Kim White is a military veteran who has experience in higher education and mental health. She also is a doctoral student in Curriculum and Instruction at Marshall , which she believes makes her “a great fit” for her new position at MU – director of military and veterans affairs.
“I can empathize with the students and the stressors involved in pursuing school, work and family goals, and how experience as a veteran – the military training one receives – factors into success in higher education. The veterans see me studying, bemoaning a huge assignment, prioritizing my time and resources, and working hard to the end of the semester,” she said.
“Veterans and active-duty students alike know I have walked and continue to walk along a path similar to their own and that shared experience is priceless when establishing rapport and building relationships, which are the keys to our collective success as students and as a university.”
White, a native of Athens, Ohio, has traveled the world in the military. Suffering from “burnout” when she was just 22, White dropped out of Ohio University her senior year (1994).
“Í was ready for an adventure out in the world with new scenery and new people,” she said.
White joined the Navy and found what she was seeking. Her first duty station was Diego Garcia, which is considered isolated duty because the base is positioned on an atoll in the middle of the Indian Ocean 3,000 miles away from land.
There, she met her husband, Dr. Chris White, who is associate professor of history at Marshall. At the time, he was stationed on Diego Garcia with a U.S. Marine Corps Security Force unit. After leaving Diego Garcia, they were married, and then went on separate deployments – Chris to Japan, Kim to Rota, Spain.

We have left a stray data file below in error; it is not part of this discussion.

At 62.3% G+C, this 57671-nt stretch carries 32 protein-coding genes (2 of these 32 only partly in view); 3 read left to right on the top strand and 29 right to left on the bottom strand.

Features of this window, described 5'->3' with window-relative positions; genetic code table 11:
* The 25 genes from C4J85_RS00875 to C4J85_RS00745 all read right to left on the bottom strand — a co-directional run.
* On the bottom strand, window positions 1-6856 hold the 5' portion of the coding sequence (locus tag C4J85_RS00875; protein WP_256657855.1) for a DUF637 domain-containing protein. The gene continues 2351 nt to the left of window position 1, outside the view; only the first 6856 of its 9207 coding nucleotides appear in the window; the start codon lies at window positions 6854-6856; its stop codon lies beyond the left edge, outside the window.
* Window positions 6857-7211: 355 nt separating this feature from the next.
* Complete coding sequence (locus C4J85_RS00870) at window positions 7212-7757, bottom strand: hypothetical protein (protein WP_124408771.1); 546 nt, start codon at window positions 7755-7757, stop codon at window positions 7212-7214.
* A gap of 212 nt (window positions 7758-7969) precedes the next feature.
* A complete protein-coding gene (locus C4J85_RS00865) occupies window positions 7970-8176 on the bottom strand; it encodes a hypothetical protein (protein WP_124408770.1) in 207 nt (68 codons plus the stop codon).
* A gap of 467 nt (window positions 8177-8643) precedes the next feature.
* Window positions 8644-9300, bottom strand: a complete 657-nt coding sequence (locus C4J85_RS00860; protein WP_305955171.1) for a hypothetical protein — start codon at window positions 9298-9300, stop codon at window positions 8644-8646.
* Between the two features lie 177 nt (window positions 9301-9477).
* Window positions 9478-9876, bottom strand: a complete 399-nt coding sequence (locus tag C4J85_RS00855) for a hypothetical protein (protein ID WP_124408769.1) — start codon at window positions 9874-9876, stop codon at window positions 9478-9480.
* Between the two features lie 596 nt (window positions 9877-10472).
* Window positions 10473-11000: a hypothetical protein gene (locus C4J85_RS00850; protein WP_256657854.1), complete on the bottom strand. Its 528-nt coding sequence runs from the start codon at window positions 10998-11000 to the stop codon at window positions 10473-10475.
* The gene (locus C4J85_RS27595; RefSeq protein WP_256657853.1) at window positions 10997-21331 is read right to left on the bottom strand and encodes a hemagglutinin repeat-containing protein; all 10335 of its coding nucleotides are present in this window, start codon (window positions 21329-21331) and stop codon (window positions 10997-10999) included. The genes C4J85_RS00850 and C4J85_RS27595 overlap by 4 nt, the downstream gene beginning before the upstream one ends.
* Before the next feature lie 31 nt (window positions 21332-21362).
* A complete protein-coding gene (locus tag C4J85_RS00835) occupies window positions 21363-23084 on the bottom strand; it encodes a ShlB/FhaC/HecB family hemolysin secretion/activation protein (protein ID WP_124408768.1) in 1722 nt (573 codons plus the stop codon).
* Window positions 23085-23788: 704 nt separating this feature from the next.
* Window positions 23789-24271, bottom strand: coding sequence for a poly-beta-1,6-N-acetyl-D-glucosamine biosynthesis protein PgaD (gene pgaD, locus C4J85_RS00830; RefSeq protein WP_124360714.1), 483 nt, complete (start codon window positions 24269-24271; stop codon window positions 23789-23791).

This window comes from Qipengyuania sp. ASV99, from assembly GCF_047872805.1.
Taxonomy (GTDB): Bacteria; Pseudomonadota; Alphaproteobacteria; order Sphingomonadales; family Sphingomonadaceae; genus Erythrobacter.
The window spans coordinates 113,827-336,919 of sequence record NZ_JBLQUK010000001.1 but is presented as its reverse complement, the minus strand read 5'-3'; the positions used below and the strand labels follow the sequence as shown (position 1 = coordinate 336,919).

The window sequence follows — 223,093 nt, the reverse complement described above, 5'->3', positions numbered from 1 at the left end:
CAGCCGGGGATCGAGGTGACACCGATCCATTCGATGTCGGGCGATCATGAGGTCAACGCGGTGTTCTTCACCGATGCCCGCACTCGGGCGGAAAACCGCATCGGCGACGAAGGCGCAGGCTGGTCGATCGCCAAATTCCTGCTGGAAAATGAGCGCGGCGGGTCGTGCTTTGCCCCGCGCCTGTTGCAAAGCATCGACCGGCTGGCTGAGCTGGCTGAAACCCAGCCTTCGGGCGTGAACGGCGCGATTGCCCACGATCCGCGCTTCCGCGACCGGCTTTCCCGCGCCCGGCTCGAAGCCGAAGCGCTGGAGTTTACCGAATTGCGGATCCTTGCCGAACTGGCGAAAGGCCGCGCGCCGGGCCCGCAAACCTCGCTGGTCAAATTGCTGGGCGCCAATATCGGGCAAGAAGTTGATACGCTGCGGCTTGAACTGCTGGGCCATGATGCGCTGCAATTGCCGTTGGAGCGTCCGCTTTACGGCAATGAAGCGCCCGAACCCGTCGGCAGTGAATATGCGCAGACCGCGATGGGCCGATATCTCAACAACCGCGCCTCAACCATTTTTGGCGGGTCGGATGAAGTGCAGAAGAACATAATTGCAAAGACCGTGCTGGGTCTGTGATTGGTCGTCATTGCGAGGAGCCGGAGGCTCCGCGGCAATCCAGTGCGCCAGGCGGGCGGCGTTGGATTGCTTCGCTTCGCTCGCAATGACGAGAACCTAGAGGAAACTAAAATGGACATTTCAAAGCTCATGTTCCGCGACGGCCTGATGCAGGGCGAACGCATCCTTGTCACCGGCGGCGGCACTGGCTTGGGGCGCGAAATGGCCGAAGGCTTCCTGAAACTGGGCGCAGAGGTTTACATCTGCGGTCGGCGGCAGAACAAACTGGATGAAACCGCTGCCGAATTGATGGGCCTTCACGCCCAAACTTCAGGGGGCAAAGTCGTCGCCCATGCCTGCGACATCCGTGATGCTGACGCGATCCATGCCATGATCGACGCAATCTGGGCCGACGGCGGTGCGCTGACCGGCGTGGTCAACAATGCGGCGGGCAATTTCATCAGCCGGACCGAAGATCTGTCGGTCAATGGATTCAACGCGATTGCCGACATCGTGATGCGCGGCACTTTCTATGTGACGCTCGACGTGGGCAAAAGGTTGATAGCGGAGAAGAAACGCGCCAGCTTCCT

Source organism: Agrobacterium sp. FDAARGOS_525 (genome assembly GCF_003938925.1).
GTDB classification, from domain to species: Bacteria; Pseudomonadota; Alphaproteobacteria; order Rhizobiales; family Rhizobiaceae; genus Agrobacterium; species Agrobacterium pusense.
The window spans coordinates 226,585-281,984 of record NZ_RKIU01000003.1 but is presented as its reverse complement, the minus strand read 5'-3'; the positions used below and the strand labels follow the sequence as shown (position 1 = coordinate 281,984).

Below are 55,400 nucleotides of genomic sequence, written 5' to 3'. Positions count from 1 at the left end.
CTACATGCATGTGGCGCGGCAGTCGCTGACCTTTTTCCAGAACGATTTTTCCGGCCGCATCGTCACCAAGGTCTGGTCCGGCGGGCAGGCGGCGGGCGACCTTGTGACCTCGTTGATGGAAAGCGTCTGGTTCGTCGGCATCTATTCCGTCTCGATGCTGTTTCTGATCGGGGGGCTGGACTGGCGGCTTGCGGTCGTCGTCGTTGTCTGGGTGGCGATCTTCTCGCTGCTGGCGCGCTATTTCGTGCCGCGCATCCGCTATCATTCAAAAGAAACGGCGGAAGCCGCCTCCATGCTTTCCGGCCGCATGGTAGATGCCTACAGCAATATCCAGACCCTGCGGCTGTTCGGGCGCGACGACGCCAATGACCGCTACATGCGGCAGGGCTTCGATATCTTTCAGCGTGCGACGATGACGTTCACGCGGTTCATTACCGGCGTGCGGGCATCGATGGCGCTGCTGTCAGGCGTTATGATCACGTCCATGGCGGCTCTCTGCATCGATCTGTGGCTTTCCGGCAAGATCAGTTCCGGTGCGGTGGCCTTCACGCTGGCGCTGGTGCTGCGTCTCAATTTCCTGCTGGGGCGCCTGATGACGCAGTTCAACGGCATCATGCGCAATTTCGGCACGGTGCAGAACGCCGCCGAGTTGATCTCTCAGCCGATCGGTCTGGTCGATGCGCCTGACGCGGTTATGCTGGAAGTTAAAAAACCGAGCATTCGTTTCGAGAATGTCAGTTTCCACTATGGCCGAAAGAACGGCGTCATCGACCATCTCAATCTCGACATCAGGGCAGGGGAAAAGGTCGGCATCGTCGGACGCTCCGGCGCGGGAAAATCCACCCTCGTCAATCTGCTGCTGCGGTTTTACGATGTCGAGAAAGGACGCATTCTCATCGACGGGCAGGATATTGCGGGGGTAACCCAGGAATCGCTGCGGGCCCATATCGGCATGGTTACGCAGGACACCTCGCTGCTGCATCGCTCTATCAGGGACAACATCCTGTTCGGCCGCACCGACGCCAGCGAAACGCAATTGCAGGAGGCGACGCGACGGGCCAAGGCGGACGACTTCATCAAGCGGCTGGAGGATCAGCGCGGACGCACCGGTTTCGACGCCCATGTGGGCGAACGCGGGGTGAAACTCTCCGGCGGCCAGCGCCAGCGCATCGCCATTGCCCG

In 1998, when their enlistments were up, both enrolled at Humboldt State University in northern California, and both were employed as work-study students in the Veterans Upward Bound program.
Kim graduated from HSU with a teaching credential in secondary education, and Chris was accepted by the University of Kansas in its Latin American Studies program after completing his bachelor’s degree.
They moved to Lawrence, Kansas, where Kim taught English for two years before returning to the university to earn a master’s degree in social work. In May 2006, Chris graduated with his Ph.D. in Latin American History and accepted a position in the history department at Marshall.
“We arrived in Huntington in August 2006, with our newborn sons, Vincent and Mason, and we were embraced as family by faculty and staff in the history department,” she said.
In October 2009, Kim accepted a position in the counseling center at Marshall, where she says she again was embraced as family by her colleagues, whom she respects tremendously.
“My practice as a mental health specialist in the counseling center gave me a peek into the individual lives of students, to better understand the challenges they face and the strength they have to overcome those challenges,” Kim said. “I am so grateful for my time at the counseling center because my experiences there grew me both personally and professionally and prepared me for my new role on campus.”
In July 2015, she was asked to step into the position she currently holds on an interim basis, and then in October, she was chosen by the search committee to hold the position permanently.
“My goal is to use evidence-based approaches to promote veterans’ interests on campus while building meaningful relationships with faculty, staff and administration on behalf of veterans, active military and their families so students feel supported in the classroom and on campus,” she said.